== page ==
To start making the chain make a little slit with your thumbnail, about half an inch long in the middle of the stem.

Thread another daisy stem through the hole where you want the flowers, crowded or spaced out. I started braiding the stems for stability in between threading the stems.

To end the daisy chain, pull the petals from one daisy (like the game he-loves-me, he-loves-me-not ;) and use the yellow centre like a button. Use the yellow center to finish it, weave, and cut the loose ends.

I floated mine in a bowl of water to keep it fresh because a cloud burst of rain came before I could take a picture.  It also got rid of bugs, and I let it drip dry before I took a picture.

This is my daisy chain crown:) Make the chain long or short, into bracelets, necklaces or whatever your heart desires. 

This wildflower is also good medicinal food. Eat the leaves as a raw salad green, it tastes good. I prefer the young leaves before they flower. Fresh Daisy herb also makes a good tea, tincture, and essence. 

Common Name Daisy
Latin Name  Leucanthemum vulgare
Family Asteraceae (Aster family)
Parts Used Perennial herb
Target Organs Immune, Nervous, Kidney, Skin
Common Uses Skin: wounds, cuts, bruises, strains, inflammation Nervous system: relaxes nerves, tonic,

Immune: stimulant, tonic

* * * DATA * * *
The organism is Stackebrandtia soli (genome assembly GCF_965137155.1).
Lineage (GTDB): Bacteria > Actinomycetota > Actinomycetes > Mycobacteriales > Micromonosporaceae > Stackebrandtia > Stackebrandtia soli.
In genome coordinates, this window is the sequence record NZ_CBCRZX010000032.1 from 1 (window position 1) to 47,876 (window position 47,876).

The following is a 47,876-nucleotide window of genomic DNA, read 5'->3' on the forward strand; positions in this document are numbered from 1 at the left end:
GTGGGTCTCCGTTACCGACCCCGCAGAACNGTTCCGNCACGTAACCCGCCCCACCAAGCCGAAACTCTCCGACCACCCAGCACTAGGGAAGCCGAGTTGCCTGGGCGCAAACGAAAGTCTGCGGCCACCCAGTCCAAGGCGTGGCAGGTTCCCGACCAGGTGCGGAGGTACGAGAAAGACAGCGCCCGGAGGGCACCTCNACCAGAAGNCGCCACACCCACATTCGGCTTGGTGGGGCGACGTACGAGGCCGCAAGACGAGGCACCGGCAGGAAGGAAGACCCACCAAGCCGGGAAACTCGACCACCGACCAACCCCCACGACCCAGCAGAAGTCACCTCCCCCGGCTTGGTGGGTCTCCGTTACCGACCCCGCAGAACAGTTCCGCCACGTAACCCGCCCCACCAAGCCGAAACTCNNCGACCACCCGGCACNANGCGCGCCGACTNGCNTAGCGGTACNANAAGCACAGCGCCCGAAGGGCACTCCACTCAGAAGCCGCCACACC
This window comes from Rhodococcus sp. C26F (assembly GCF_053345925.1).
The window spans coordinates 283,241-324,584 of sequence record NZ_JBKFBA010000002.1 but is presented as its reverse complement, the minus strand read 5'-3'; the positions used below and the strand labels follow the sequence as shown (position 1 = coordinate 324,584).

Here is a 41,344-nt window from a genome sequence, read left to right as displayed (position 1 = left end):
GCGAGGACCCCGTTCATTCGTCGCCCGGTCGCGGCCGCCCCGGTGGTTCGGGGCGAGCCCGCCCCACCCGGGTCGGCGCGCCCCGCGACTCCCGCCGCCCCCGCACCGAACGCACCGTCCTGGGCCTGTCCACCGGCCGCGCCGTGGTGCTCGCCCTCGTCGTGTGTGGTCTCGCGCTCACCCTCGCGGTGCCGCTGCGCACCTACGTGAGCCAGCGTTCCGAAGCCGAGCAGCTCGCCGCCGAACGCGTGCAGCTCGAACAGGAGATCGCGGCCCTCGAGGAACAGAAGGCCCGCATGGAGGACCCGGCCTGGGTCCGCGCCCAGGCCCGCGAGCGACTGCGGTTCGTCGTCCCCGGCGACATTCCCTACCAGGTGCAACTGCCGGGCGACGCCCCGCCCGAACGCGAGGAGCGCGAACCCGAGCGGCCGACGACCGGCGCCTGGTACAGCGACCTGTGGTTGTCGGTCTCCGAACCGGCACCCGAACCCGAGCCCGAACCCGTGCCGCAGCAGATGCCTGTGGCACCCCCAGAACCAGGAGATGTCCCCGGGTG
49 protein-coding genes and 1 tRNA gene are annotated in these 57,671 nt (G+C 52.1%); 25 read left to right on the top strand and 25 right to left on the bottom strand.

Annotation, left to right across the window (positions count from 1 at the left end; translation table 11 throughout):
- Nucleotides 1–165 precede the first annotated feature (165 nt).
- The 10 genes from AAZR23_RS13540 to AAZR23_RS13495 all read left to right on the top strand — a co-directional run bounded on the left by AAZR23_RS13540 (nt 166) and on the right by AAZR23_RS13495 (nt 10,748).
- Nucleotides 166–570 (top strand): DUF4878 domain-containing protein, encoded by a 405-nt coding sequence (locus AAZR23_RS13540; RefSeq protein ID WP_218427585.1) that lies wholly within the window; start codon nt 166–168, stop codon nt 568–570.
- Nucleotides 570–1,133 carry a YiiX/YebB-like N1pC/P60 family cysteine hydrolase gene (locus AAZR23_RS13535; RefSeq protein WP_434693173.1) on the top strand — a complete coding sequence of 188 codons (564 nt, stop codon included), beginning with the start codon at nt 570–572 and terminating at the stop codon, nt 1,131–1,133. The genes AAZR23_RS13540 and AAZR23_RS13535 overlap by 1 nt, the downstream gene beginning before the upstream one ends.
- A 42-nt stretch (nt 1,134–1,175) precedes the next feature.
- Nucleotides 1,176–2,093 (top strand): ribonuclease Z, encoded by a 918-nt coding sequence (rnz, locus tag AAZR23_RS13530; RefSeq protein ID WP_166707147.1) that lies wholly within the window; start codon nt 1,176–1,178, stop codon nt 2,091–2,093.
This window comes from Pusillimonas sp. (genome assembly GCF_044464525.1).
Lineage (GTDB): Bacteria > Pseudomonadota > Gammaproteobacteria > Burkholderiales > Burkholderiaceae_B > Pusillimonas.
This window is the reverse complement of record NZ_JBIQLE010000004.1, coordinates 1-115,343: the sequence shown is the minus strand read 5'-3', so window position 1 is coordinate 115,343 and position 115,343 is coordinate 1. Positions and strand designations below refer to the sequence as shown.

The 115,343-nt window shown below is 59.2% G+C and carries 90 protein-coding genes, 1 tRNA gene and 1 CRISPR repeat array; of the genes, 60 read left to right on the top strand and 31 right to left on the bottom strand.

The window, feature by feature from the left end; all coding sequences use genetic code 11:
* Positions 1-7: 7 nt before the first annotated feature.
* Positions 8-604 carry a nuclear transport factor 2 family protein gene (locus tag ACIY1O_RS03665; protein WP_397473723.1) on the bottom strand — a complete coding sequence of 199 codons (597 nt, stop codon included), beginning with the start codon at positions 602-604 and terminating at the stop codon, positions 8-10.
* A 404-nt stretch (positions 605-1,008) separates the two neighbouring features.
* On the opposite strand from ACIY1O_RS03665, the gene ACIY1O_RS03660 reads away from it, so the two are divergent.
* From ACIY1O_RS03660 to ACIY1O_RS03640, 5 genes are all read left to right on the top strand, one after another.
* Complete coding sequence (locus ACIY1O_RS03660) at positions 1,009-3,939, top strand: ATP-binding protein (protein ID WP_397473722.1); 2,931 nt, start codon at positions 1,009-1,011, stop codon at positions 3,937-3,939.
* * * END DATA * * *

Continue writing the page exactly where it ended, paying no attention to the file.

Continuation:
Kidney: diuretic

Properties Anticatarrhal, anti-inflammatory, antispasmodic, anxiolytic, diaphoretic, diuretic, stimulating emmenagogue, immune stimulant, lymphatic, nervine, relaxant, tranquilizer, vasodilator, vulnerary, mild demulcent,
Constituents Essential oil, phenols, alkaloids, methylsterols
Cautions Caution emetic in large doses. Excessive amounts may cause nausea, vomiting. Do not use during pregnancy: stimulating emmenagogue

 

June 5, 2012

Making Natural Perfume from Flower Petals

The flowers that are blooming smell so divine I made perfume out of them today.

I started with wild rose petals, and I choose a native rose that grows around Lake Ontario and in parks. It has a euphoric, subtle sweet smell that is going to get me through a long cold winter.

The wild rose petals look like white hearts when you pluck them out.

The peonies are so delicate they look like tissue paper, and the most exotic smell exudes from their floral pink clouds. With my fingers I tore the petals from around the center and left the remaining flowers to continue to bloom they are so gorgeous.

Peony

The small lilac bush smelled so hypnotic I could smell it through the open bedroom window at night haunting my dreams. I just have to capture that smell again! This is the lilac bush the hummingbird moth visited.

Lilac

Dianthus is a favourite perennial that smells like white chocolate to me.

Dianthus

I know it will make amazing perfume. Dianthus petals

All the flowers are basking in sunbeams of the sun and venus transit in a water alcohol mixture.

See how these natural perfumes press out next month!

May 29, 2012

Blooming garden

I go away and come back to a blooming garden :) I love perennials, they take care of themselves and keep on giving more every year.

 

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May 29, 2012

Easy Grow Herb Combo

For an easy herb planter partner combination that comes back every year with no maintenance plant: Thyme and Chives!

Chives